Skip to the main content

The Power of the Handwritten Word

The holiday season during a pandemic is unchartered territory. We find ourselves asking, “what will it look like?” Will our traditions need to evolve? How can we bridge the distance between ourselves and our loved-ones? 2020 has forged numerous new paths on how to stay connected (Zoom, Netflix Watch Parties, online games and classrooms). We’ve relied heavily on technology throughout this year and continue to look towards the future for more innovation. However, what if, instead of looking to the future, we began to look to the past for a form of connection? Our collections contain a treasure trove of powerful handwritten letters; letters between War Bride and husband (longing to be reunited), letters from servicemen and women to family, and letters of welcome to immigrants coming to a new community. Unlike texts, emails, Tweets, posts, and emojis (which can be composed, drafted and sent in a matter of seconds), writing a letter takes time and focus; emotion becomes embedded into penmanship. In the below letter, Leo Devost, in Quebec, writes to his wife Stella Devost in England (December 5, 1945). He writes that 1200 War Brides are being brought to Canada for Christmas and of his hopes that Stella will be one of them ... ...

“To my dearest wife Stella, hello honey a few lines my sweet hoping this letter will find you very well . . . it would be so lovely if we were together . . . I can understand that this month there is about 1200 wifes coming for Christmas and I do hope you’ll be one of them honey because I miss you so very much my Darling we would be so happy to get to see that Xmas is coming . . I’ve had my lesson when were far apart like that we don’t find happyness I need you . . . don’t you ever doubt that I’m going with some other woman no honey I’m to proud of you to double cross you like that . . Darling give a big kiss to our precious baby for me see you both soon . . . yours Leo”

Click each image to see the full size photo.

The above letters (between Stella and Leo) are part of a series of eight that were discovered by Ellen and Thaddeus Wolosinski at a garage sale in Northern Vermont. It’s interesting to note how artifacts are often lost with the passing of time, but letters continue to survive (generation after generation) due to the power of words.

Letters were, often, the only way to connect to a loved one; each time a letter is re-read, the sense of connection becomes renewed. In the below letter, we see a glimpse into the bridging of family from Egypt to England. A black and white Christmas card (depicting a Santa figure riding a camel and leaping over some pyramids) was sent to Maureen Martin (née Bicknell) from her father, Victor, while he was stationed in Egypt (November 16, 1941).

The card contains a quick note from Victor stating that he’s alright and not to worry. He wishes his family a happy Christmas and a hope that the new year will bring them together again.

Click image to see the full size photo.

(The above card comes from Immigration Story S2019.178.1: "Victor was a Lance Sergeant in the 74 Field Regt., Royal Artillery and was killed in action on June 28th, 1942, while serving with the Middle-East Forces. He was killed in Mersa Matruh, Egypt during the retreat from Tobruk, Libya).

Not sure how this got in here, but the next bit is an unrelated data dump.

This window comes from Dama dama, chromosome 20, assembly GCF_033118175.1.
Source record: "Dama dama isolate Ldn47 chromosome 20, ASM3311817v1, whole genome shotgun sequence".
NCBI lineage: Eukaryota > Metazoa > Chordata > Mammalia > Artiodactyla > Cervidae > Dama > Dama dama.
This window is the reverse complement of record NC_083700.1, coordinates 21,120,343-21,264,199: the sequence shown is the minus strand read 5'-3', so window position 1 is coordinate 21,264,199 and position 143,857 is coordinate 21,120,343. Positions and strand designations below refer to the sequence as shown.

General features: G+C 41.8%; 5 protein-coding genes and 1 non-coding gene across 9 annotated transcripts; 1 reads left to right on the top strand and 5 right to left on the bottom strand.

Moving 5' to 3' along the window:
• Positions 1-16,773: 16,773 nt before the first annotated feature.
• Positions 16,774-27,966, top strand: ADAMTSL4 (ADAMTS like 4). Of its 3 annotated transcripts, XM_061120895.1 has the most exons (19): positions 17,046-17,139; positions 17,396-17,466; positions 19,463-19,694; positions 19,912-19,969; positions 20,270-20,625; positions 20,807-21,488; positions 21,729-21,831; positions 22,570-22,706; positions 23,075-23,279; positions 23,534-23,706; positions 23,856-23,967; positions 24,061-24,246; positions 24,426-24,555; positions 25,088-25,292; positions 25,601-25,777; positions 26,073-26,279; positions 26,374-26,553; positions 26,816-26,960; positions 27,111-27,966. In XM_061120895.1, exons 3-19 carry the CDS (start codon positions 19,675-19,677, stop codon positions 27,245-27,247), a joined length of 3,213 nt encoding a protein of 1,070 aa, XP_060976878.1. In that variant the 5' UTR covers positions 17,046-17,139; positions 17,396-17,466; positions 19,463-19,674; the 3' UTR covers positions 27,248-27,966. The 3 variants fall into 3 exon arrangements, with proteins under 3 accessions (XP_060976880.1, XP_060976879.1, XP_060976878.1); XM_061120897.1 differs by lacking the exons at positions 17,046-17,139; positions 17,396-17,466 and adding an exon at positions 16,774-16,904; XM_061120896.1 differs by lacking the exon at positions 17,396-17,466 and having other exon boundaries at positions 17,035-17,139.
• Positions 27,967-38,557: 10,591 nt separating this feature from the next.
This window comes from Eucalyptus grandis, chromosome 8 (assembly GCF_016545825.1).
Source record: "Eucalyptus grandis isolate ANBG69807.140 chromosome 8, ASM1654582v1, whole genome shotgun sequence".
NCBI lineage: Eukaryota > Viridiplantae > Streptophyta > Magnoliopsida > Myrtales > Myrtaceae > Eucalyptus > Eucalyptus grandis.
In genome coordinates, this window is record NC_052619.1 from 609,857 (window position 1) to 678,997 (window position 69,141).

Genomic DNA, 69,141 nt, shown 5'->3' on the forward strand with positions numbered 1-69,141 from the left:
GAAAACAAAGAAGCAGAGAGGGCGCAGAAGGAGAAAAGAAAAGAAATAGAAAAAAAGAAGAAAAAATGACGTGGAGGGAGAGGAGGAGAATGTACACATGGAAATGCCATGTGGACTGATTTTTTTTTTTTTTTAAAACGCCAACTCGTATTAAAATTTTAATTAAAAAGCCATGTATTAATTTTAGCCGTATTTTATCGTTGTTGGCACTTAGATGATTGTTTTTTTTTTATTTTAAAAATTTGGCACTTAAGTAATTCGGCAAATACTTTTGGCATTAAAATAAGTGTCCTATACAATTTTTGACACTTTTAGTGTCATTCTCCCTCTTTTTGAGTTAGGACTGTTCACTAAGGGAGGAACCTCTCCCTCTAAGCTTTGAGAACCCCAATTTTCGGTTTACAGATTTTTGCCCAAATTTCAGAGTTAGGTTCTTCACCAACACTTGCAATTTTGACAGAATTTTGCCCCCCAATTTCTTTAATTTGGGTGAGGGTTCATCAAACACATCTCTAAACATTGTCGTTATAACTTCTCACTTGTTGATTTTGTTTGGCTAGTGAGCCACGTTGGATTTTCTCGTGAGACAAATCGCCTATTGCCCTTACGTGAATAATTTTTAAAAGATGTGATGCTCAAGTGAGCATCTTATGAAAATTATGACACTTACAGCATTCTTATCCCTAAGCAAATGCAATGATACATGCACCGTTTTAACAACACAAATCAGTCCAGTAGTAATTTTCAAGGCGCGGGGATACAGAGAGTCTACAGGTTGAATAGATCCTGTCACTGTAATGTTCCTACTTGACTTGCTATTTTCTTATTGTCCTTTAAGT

Another favourite from our collection, the letter below, gives a window into the life of another War Bride. It demonstrates how connections can be forged (and kindness spread) to those feeling alone in their first holiday away from the familiar. The letter is addressed to Joan Wilson from Huntley Women’s Institute President, Gladys Gamble. It offers support and understanding in coming to a strange new country (written in Carp, Ottawa, Ontario on December 11, 1946).

Click each image to see the full size photo.

“Dear Mrs. Wilson . . . Seven years ago the war clouds broke in fury over England and our native sons offered their services to the Homeland in defence of Home and Country. Soon they were sent to the British Isles where, in the course of time, they met, wooed, and married you, our British brides which we gladly welcome here today . . . When peace was declared your husbands returned to Canada and you, with your little ones, followed to build a home in Canada . . . We realize life in Canada may seem strange to you who were brought up in England or Scotland. For a time you may feel lonely but we do want you to feel at home with us this Christmas season and as a tangible token of our welcome we, the members of Huntley Women’s Institute, ask you to accept this gift . . We hope you become happy Canadian citizens and we stand ready to help in every endeavour . . . Glady’s Gamble – Pres.”

Joan Wilson (née Farrell) was born in England and met Gerald Wilson (her husband) at a canteen in Scotland in 1942. She was a wireless operator with the British Royal Air Force. Gerald belonged to the Canadian Army Medical Corps. She married him and took the Queen Mary to Halifax with their 16-month old daughter. They settled in Ottawa in 1946.

Remember when getting mail was fun? The joy of having a pen pal in grade school? Now mail consists of, mostly, bills and flyers. With inspiration from the letters above, we encourage you to participate in the old-fashioned art of putting pen to paper and writing a letter, note or card to your loved ones. Fill their mailbox (not their inbox) and create a connection between yourself your and loved ones (wherever they are) this holiday season.